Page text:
What are the blood clots in your period? Understanding the basics

Aug 21, 2023

What are the blood clots in your period? Understanding the basics

While periods vary from person to person, it’s not uncommon to notice blood clots in your menstrual flow. If you've ever wondered about the causes, normality, and significance of blood clots during your period, we're here to offer resources to help you get to know your body a little better, and ease any worry you have about experiencing blood clots in your menstrual flow. We'll dive into the basics of blood clots, how they form, and with the expertise of obstetrics and gynaecology doctor Dr Emily, suggest when it's appropriate to seek medical advice.

In this article we’ll be covering: 

  • What are the blood clots you see during your period?
  • Are blood clots in your period normal?
  • Does the size of the blood clots matter?
  • When and if you should be concerned about blood clots around your period

What are the blood clots you see during your period?

During menstruation, the uterus sheds its lining, resulting in bleeding. The menstrual flow consists of blood, tissue, and other fluids. Period blood clots are jelly-like substances that form when blood coagulates, or clumps together. They are usually darker in colour and have a gelatinous consistency.

Why do you get blood clots?

The presence of period blood clots is a normal occurrence for many women. Several factors can contribute to their formation:

  1. a) Hormones: Hormonal changes during your menstrual cycle can affect the consistency of your period blood. Higher levels of the hormone oestrogen can lead to a thicker endometrial lining, potentially resulting in larger blood clots. 

  1. b) Uterine contractions: The uterus contracts to expel the lining during menstruation. Sometimes, these contractions can be strong, causing the blood to clot before it is expelled from the body.

  1. c) Heavy flow: Those with heavier periods are more likely to experience blood clots. Increased blood flow and faster expulsion can lead to clot formations.


Are blood clots in your period normal?

Yes, blood clots in periods are generally considered normal. The presence of small to moderate-sized jelly-like blood clots during periods is not usually a cause for concern. However, if you have unusually large clots or if they persist for an extended period, consult with a healthcare professional.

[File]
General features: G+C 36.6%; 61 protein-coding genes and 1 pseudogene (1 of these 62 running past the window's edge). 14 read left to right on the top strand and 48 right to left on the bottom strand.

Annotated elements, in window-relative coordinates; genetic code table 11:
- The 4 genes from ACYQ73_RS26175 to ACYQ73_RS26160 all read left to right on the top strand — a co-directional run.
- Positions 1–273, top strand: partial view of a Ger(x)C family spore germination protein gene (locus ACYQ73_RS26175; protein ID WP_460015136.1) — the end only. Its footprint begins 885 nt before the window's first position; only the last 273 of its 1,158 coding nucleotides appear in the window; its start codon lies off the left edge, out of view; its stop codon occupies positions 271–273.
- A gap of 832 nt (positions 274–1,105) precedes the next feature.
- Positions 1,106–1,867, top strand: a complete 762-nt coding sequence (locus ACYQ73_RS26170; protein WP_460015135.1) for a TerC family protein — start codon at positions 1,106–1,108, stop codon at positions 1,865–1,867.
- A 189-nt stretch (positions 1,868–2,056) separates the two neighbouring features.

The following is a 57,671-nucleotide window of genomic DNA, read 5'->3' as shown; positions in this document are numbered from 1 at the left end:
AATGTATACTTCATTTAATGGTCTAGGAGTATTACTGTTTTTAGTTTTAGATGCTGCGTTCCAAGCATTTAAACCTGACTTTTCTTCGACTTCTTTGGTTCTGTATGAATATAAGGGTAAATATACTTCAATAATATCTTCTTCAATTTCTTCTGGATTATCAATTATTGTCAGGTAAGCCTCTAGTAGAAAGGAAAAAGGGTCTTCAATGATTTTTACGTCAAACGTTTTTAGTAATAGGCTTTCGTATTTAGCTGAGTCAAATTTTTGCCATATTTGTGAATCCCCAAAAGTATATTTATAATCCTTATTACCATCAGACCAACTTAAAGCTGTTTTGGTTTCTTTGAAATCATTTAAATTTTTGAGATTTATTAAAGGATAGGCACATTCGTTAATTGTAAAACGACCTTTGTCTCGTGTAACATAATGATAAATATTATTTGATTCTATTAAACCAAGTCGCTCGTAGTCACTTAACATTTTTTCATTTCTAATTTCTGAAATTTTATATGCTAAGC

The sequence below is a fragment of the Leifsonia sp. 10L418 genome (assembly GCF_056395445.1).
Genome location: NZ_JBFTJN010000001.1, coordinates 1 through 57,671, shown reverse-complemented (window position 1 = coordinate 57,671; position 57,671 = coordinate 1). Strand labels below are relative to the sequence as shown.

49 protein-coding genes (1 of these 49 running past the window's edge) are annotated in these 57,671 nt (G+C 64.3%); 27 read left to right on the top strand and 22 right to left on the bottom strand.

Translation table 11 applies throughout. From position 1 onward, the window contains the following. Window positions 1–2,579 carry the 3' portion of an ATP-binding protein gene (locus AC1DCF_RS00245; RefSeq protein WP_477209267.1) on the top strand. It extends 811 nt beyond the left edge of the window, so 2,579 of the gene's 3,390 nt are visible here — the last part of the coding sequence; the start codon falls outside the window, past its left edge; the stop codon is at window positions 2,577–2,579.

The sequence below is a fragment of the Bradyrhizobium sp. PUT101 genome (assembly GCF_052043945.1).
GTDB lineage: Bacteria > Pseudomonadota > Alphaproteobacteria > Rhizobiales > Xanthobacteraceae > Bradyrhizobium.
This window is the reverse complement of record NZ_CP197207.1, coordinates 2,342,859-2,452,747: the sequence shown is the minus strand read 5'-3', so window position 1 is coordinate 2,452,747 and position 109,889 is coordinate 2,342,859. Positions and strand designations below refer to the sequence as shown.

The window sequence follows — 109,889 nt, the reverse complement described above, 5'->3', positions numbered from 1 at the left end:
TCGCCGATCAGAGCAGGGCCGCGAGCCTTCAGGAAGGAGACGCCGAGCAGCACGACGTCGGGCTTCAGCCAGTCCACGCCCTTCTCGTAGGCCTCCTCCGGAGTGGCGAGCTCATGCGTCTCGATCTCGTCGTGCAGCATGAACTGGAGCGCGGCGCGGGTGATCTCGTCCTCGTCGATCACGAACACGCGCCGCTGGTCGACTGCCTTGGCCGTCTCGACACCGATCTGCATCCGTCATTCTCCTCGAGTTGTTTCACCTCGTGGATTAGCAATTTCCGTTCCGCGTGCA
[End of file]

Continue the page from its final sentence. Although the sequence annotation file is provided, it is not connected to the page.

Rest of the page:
Does the size of the blood clots matter?

The size of blood clots can vary from person to person. Smaller clots, similar in size to a grape or smaller, are generally normal. However, if you consistently pass clots larger than a pound coin (around 2.5 cm or 1 inch) in diameter, it may indicate an underlying issue. Large clots could be a sign of conditions like uterine fibroids, endometriosis, or hormonal imbalances. It's always a good idea to consult a healthcare professional if you have concerns or questions about blood clots during your period.

When and if you should be concerned about blood clots around your period:

While blood clots during menstruation are usually harmless, there are instances when you should seek medical advice:

  1. a) Persistent large clots: If you regularly experience significant blood clotting or pass clots larger than a pound coin, it's important to consult a healthcare professional. This may indicate an underlying condition.

  1. b) Severe pain or heavy bleeding: If your period is accompanied by intense pelvic pain, excessive bleeding that saturates a pad or tampon in under an hour, or symptoms such as dizziness or fainting, seek medical attention. Dr Emily warns that other signs of heavy bleeding include needing to use more than one type of period product together, bleeding through onto clothes or bedding or having to take time off school or work. Feeling very tired or short of breath can be a sign of anaemia. These features should prompt you to seek medical advice to address any potential underlying cause.

  1. c) Change in menstrual patterns: If you notice sudden changes in your menstrual cycle, such as increased clotting or irregular periods, consult a healthcare professional. Dr Emily emphasizes that there are many causes of abnormally heavy bleeding, but the good news is many are treatable. These can include hormonal imbalance or change in hormonal contraception, structural changes such as fibroids, PCOS, infections, and many more. Anyone having bleeding between periods, after sex, or after menopause should see their doctor.

In most cases, period blood clots are a normal part of the menstrual process. However, paying attention to any significant changes in clot size, consistent large clots, or accompanying symptoms is important. Being aware of your body and seeking medical advice when necessary gives you both peace of mind and ensures good menstrual health.

Periods are an essential aspect of life, yet people’s experiences of them are still treated as taboo topics meaning they are often under-discussed. For many people, this has led to a lack of proper education about our own bodies. At Fluus, we are committed to changing that. Not only do we want to open up conversations around our period, but as a business our mission is to make period products that are sustainable and convenient so you have one less thing to worry about during menstruation. Explore our range of flushable pads for hassle-free disposal and an overall more comfortable period experience.